Here’s Sid playing happily with JoJo. He’s loves playing with other dogs….especially girl who are around his size!
I realized recently as I was working with a dog, that I use a similar method when teaching dogs to be okay with cats in their space as I do for cutting their nails: Association. For example, Kele my wonderful girl, tolerates cats. She hasn’t had a choice since they were in the house before she was, but she has her limits. Ever since it’s been her and me in bed together, she’s taken it upon herself to rid the bed of any cats. This is quite upsetting in my household. My cats, already taking second fiddle to the dogs in so many ways, use bedtime as their time to snuggle with mom. So Kele has gone to night guard duty….right next to my ear. I can’t blame her. Kele spent her first year on the streets of the Navajo Nation where she begged for food from any stranger who […]
I was in a business not long ago and brought one of my dogs in. She was on a leash, even though she didn’t need it, and happily and politely went up and said hi to everyone who approached her. As I was leaving, a young guy walked in with a puppy. “Here!” he holler, the puppy was trying to smell my girls butt. The puppy wasn’t on a leash and pushed his way through everything and anything. The man followed hollering, changing the entire experience – I remember thinking we couldn’t get out of there fast enough. Yesterday I saw they had posted a No Dogs (except trained service dogs) sign on the door. Great! Thanks for that buddy. How often is it that one or two people ruin it for the rest of us? And other than his laziness about putting a leash on his dog he also […]
We’re looking forward to seeing everyone – and their dogs! this Saturday at the Rec Center to support our veterans and bring awareness to ptsd and suicide prevention. Join us this Saturday!! More information?
Here’s a great example of good dog play. You’ll see both dogs on the ground at different times and some great play bows. Note: Strider (the smaller of the two) was a strong-willed dog who used to aggress toward anything unknown or scary. His parents have spent tons of time working with him and gotten him through most of his fear-reactivity….it helps to have good playmates who forgive him when he’s less then graceful LOL!
Tonight at 5pm at LPCHS We’ll be talking about the steps needed to get your dog to have a solid recall. Join us for this Free workshop, no dogs please. Sign up here
Hey everyone, I’d like to introduce you to Simon. Simon’s been staying at LPCHS since early January. His mom was heartbroken to give him up but she wasn’t able to find housing she could afford, that would accept dogs. I brought Simon home over the weekend to evaluate him. Although it’s been a couple of months, he hasn’t really bonded with anyone in the shelter and he hardly makes connections with people when they bring him out….so I wanted a few days to figure him out. What a treat! Simon is one of those awesome, independent, strong, smart dogs who is looking more for a partner than a leader. It took him 24 hours to settle in but once he did he began playing and investigating everything. The washer machine stole his attention for minutes as his head tilted from side to side with the whooshing water. The only time […]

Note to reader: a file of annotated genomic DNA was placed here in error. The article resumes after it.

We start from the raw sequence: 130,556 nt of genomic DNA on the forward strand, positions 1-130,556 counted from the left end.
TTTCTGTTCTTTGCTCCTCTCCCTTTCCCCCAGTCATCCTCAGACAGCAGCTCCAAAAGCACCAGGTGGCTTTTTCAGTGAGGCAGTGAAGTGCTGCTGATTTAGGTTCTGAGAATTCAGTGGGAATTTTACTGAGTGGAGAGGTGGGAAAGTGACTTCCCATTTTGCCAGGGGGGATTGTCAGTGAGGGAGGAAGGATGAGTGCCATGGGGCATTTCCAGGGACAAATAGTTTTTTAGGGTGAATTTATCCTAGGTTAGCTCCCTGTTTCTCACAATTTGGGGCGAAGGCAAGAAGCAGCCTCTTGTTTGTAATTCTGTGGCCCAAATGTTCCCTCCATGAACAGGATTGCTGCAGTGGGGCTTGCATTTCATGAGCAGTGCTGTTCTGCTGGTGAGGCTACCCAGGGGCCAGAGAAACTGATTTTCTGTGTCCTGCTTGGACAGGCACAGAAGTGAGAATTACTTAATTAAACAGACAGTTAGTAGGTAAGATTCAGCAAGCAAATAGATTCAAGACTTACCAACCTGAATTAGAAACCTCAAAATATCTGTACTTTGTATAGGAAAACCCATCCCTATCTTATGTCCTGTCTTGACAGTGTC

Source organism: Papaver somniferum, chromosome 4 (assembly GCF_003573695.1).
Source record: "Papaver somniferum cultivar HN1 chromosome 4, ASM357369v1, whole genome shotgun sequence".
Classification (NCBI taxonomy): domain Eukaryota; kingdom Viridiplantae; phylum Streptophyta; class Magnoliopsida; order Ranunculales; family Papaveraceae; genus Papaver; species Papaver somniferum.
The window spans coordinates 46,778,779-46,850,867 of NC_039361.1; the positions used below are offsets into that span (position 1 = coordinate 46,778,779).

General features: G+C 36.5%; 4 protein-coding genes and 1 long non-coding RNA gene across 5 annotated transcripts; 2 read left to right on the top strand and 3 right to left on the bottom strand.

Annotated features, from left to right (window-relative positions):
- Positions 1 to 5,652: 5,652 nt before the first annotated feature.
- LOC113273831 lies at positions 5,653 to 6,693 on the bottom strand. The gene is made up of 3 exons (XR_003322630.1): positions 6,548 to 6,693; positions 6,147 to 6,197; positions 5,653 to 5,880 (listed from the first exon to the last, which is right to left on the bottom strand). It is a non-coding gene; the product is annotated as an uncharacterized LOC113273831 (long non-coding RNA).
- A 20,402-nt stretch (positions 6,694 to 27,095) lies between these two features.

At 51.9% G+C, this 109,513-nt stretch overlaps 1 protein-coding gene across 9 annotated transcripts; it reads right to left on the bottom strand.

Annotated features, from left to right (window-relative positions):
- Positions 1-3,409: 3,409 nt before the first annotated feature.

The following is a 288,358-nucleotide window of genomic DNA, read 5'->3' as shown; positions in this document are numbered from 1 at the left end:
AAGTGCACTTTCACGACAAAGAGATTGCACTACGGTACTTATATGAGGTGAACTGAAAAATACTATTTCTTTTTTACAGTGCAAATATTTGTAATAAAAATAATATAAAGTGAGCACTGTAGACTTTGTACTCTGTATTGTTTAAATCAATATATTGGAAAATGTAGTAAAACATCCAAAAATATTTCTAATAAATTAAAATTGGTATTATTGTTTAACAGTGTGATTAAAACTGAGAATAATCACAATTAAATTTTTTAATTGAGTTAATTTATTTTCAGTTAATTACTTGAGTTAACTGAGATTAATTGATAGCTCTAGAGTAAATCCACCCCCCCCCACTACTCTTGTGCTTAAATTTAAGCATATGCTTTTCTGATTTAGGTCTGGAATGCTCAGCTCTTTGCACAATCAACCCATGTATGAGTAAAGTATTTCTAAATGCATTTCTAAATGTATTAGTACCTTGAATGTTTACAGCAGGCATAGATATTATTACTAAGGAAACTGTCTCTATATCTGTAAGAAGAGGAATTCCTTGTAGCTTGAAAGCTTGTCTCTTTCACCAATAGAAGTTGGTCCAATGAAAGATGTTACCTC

The other day I was in a meeting at LPCHS with a Chesapeake Bay Retriever mix who is currently staying there. Chris Nelson commented that the dog didn’t like people in glasses, which got me thinking. These days designer glasses are all the rage. So many of us, myself included, have glasses that contrast to the rest of our faces, rather than blending in. Soooo wouldn’t it make sense that some dogs are going to make an association with them? If a dog associates people in hats, sunglasses, even boots and skin tones, why wouldn’t they associate something like everyday glasses? Especially when those glasses probably look a lot more like goggles to them then reading glasses. Dogs make associations quickly. If you pick up their food bowl they quickly learn it’s time to eat. If you open the closet that contains their leash, chances are they’re going to consider […]
As many of you know, I began fostering Sid last fall for La Plata County Humane Society (LPCHS). He had originally been transferred into the shelter from a local organization and adopted quickly. But after a month, the couple didn’t see any changes in his shut-down behavior and returned him. At that time, I took him home to evaluate his quality of life. After two weeks of living with me he jumped through the cat window and began doing things ‘on his own.’ I reported back to the shelter that I didn’t believe he was an adoption candidate. His severely shut-down behavior and complete fear around humans made people pity him, but in no way want to take him on. Once he jumped out the window, I told the shelter that he could stay living with me in a long-term foster situation as long as they were okay that I […]